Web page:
DKPro Core is a collection of software components for natural language processing (NLP) based on the Apache UIMA framework. Many powerful and state-of-the-art NLP components are already freely available in the NLP research community. New and improved components are being developed and released continuously. The components cover the whole range of NLP-related processing tasks. DKPro Core provides wrappers for such third-party tool as well as original NLP components. DKPro Core builds heavily on uimaFIT which allows for rapid and easy development of NLP processing pipelines.
Android Saripaar is a simple, yet powerful rule-based UI validation library for Android. It following features declarative style validation powered by Annotations, synchronous and asynchronous validations (you don't have to worry about threading), compatibility with Stock Android Widgets, custom view dependencies, quick setup (just download the jar and include it in your libs project folder), removal of most of your validation logic from your code, and compatibility with other annotation frameworks such as AndroidAnnotations, RoboGuice, etc.,
uma::bson is a DOM-style C++ API for reading/writing BSON data. Unlike the MongoDB C++ API, which exposes a read-only interface with a separate interface for creating a BSON representation, this API allows reading/writing on the existing data. The API is designed primarily for serialising/deserialising BSON data to/from streams (files, socket connections, etc.).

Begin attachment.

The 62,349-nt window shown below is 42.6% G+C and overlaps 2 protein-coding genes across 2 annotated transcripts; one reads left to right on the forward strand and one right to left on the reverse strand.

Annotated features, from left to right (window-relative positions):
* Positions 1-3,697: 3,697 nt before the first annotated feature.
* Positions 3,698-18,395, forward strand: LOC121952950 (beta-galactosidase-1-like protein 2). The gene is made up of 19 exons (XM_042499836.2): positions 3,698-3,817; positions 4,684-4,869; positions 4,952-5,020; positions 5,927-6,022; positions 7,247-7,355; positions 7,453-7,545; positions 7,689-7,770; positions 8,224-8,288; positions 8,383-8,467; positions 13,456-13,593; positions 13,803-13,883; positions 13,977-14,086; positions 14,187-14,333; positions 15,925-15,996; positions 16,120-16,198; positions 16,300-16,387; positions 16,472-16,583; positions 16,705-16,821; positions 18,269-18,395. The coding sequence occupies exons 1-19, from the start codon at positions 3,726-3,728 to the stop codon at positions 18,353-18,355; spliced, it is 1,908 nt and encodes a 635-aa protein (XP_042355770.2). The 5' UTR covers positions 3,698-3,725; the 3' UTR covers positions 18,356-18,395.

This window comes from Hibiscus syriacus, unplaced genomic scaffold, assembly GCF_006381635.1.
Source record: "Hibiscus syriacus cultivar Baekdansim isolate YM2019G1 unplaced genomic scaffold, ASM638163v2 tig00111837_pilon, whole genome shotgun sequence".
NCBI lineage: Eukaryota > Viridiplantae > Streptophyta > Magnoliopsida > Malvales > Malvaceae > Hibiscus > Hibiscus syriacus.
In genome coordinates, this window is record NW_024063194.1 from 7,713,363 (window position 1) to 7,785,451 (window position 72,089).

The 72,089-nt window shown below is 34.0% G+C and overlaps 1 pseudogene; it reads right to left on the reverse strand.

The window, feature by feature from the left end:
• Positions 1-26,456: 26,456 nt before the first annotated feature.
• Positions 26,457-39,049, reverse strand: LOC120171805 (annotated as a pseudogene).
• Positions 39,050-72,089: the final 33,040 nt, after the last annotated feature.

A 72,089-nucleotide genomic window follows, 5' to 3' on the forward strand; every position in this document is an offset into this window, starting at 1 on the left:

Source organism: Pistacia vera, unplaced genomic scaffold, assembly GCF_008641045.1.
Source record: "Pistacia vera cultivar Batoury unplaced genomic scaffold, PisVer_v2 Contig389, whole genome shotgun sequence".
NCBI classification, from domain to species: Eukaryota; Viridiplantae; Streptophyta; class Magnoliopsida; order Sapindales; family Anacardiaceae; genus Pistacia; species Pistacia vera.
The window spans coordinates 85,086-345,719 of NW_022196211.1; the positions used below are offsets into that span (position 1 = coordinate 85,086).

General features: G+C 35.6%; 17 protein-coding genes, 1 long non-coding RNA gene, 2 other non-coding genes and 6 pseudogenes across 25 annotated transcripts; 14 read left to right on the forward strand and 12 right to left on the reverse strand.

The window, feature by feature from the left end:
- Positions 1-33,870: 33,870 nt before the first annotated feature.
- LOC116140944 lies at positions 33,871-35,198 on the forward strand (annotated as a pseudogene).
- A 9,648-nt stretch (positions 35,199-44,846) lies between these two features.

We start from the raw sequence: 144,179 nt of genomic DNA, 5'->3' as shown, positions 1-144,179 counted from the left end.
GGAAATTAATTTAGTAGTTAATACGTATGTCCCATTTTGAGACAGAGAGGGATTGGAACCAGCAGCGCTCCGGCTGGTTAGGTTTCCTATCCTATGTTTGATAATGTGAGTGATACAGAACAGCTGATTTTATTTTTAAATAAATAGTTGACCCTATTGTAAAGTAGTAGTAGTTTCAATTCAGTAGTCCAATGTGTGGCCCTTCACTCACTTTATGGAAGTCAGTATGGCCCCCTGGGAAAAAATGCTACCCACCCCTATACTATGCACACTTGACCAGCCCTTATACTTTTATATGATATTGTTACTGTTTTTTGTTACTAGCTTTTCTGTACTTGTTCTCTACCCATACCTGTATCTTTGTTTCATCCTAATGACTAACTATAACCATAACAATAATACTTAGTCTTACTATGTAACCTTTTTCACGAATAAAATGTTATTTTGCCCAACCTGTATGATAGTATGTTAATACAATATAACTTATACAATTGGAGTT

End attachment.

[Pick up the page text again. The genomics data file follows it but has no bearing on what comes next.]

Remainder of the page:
Unlike other Java to Objective-C solutions, Java-Objective-C Bridge doesn't require any code generation of class stubs. It allows you to use any Objective-C libraries and frameworks from Java without having to write any native code. In addition to being able to use Objective-C objects, it allows you to pass Java objects to the objective-c runtime as delegates, so that you can write an entire Cocoa application in Java. The bridge provides 3 levels of abstraction. At the lowest level, it provides wrappers around the Objective-C runtime functions. At a slightly higher level of abstraction, it provides a procedural API to send messages to the Objective-C runtime. At the highest level of abstraction, it provides a Proxy class that serves as a wrapper around any Objective-C object that allows you to work with it in Java almost the same as if you were in Objective-C.
Universal File Mover (UFM) manages the transfer of files. The user combines a series of Action commands to create the UFM Workflow XML file. These Action commands define which actions are to be taken, the order of the actions, and how errors are to be handled. UFM processes the Action commands as per the UFM Workflow XML file. UFM currently contains 41 Action commands. These action commands fall into five categories: WebSphere MQ Actions, Network Actions, File Actions, Control Actions, and Other Actions. UFM can transfer files in one of five ways, using WebSphere MQ, FTP, SFTP, SCP, or HTTP.